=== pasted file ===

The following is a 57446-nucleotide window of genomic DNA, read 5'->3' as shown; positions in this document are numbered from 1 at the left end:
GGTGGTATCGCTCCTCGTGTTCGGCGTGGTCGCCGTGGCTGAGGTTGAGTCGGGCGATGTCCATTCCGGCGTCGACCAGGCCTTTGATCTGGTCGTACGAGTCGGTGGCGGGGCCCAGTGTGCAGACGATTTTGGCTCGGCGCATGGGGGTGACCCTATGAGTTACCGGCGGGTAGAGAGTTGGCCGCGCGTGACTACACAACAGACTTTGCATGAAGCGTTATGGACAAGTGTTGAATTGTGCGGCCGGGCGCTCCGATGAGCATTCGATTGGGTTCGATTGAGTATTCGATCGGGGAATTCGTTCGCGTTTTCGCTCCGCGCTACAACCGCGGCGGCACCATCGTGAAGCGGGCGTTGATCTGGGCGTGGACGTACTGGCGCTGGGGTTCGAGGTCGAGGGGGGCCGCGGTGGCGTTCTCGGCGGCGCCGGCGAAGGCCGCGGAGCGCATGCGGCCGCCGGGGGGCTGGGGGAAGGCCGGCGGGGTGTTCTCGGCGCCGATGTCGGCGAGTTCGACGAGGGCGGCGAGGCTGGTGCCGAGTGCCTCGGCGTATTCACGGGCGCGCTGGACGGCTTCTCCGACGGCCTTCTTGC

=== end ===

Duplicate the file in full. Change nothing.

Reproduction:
The following is a 57446-nucleotide window of genomic DNA, read 5'->3' as shown; positions in this document are numbered from 1 at the left end:
GGTGGTATCGCTCCTCGTGTTCGGCGTGGTCGCCGTGGCTGAGGTTGAGTCGGGCGATGTCCATTCCGGCGTCGACCAGGCCTTTGATCTGGTCGTACGAGTCGGTGGCGGGGCCCAGTGTGCAGACGATTTTGGCTCGGCGCATGGGGGTGACCCTATGAGTTACCGGCGGGTAGAGAGTTGGCCGCGCGTGACTACACAACAGACTTTGCATGAAGCGTTATGGACAAGTGTTGAATTGTGCGGCCGGGCGCTCCGATGAGCATTCGATTGGGTTCGATTGAGTATTCGATCGGGGAATTCGTTCGCGTTTTCGCTCCGCGCTACAACCGCGGCGGCACCATCGTGAAGCGGGCGTTGATCTGGGCGTGGACGTACTGGCGCTGGGGTTCGAGGTCGAGGGGGGCCGCGGTGGCGTTCTCGGCGGCGCCGGCGAAGGCCGCGGAGCGCATGCGGCCGCCGGGGGGCTGGGGGAAGGCCGGCGGGGTGTTCTCGGCGCCGATGTCGGCGAGTTCGACGAGGGCGGCGAGGCTGGTGCCGAGTGCCTCGGCGTATTCACGGGCGCGCTGGACGGCTTCTCCGACGGCCTTCTTGC